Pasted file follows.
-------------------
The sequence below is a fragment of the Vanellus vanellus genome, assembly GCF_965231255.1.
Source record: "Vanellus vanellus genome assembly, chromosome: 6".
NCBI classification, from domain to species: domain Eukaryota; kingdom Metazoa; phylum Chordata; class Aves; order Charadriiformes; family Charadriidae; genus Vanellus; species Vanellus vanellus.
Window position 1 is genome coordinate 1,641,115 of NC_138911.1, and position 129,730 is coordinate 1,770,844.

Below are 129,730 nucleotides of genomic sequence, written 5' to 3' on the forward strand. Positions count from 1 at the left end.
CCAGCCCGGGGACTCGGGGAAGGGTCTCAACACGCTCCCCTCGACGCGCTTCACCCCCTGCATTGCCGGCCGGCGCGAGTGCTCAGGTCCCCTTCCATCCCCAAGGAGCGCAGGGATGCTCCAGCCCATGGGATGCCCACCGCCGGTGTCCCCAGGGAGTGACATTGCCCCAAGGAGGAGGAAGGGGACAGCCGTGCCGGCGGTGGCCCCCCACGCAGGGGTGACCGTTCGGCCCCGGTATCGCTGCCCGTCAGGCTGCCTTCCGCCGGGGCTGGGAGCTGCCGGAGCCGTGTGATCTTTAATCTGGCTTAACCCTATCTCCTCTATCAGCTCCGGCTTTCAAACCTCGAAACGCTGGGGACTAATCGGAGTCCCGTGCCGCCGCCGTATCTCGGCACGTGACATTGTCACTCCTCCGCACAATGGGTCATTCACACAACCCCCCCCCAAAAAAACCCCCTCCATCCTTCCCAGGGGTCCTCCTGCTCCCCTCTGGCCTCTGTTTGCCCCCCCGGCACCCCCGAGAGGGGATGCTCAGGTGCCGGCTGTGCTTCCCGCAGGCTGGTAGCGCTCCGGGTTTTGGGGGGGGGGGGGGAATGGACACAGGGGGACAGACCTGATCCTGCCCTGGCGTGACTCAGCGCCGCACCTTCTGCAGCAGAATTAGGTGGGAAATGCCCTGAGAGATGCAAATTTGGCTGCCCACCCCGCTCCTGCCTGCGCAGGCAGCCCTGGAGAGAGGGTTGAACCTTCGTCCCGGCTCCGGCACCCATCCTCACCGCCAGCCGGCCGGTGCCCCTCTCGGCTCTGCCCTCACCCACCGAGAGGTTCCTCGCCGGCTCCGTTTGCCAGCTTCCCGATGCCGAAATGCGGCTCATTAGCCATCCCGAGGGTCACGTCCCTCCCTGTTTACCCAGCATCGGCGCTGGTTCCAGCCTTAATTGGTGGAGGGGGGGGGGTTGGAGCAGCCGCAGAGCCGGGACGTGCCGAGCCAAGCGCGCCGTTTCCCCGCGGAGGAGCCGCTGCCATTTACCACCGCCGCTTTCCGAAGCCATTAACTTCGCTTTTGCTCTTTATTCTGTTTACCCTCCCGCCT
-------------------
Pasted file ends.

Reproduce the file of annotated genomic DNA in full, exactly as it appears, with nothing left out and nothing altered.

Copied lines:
The sequence below is a fragment of the Vanellus vanellus genome, assembly GCF_965231255.1.
Source record: "Vanellus vanellus genome assembly, chromosome: 6".
NCBI classification, from domain to species: domain Eukaryota; kingdom Metazoa; phylum Chordata; class Aves; order Charadriiformes; family Charadriidae; genus Vanellus; species Vanellus vanellus.
Window position 1 is genome coordinate 1,641,115 of NC_138911.1, and position 129,730 is coordinate 1,770,844.

Below are 129,730 nucleotides of genomic sequence, written 5' to 3' on the forward strand. Positions count from 1 at the left end.
CCAGCCCGGGGACTCGGGGAAGGGTCTCAACACGCTCCCCTCGACGCGCTTCACCCCCTGCATTGCCGGCCGGCGCGAGTGCTCAGGTCCCCTTCCATCCCCAAGGAGCGCAGGGATGCTCCAGCCCATGGGATGCCCACCGCCGGTGTCCCCAGGGAGTGACATTGCCCCAAGGAGGAGGAAGGGGACAGCCGTGCCGGCGGTGGCCCCCCACGCAGGGGTGACCGTTCGGCCCCGGTATCGCTGCCCGTCAGGCTGCCTTCCGCCGGGGCTGGGAGCTGCCGGAGCCGTGTGATCTTTAATCTGGCTTAACCCTATCTCCTCTATCAGCTCCGGCTTTCAAACCTCGAAACGCTGGGGACTAATCGGAGTCCCGTGCCGCCGCCGTATCTCGGCACGTGACATTGTCACTCCTCCGCACAATGGGTCATTCACACAACCCCCCCCCAAAAAAACCCCCTCCATCCTTCCCAGGGGTCCTCCTGCTCCCCTCTGGCCTCTGTTTGCCCCCCCGGCACCCCCGAGAGGGGATGCTCAGGTGCCGGCTGTGCTTCCCGCAGGCTGGTAGCGCTCCGGGTTTTGGGGGGGGGGGGGGAATGGACACAGGGGGACAGACCTGATCCTGCCCTGGCGTGACTCAGCGCCGCACCTTCTGCAGCAGAATTAGGTGGGAAATGCCCTGAGAGATGCAAATTTGGCTGCCCACCCCGCTCCTGCCTGCGCAGGCAGCCCTGGAGAGAGGGTTGAACCTTCGTCCCGGCTCCGGCACCCATCCTCACCGCCAGCCGGCCGGTGCCCCTCTCGGCTCTGCCCTCACCCACCGAGAGGTTCCTCGCCGGCTCCGTTTGCCAGCTTCCCGATGCCGAAATGCGGCTCATTAGCCATCCCGAGGGTCACGTCCCTCCCTGTTTACCCAGCATCGGCGCTGGTTCCAGCCTTAATTGGTGGAGGGGGGGGGGTTGGAGCAGCCGCAGAGCCGGGACGTGCCGAGCCAAGCGCGCCGTTTCCCCGCGGAGGAGCCGCTGCCATTTACCACCGCCGCTTTCCGAAGCCATTAACTTCGCTTTTGCTCTTTATTCTGTTTACCCTCCCGCCT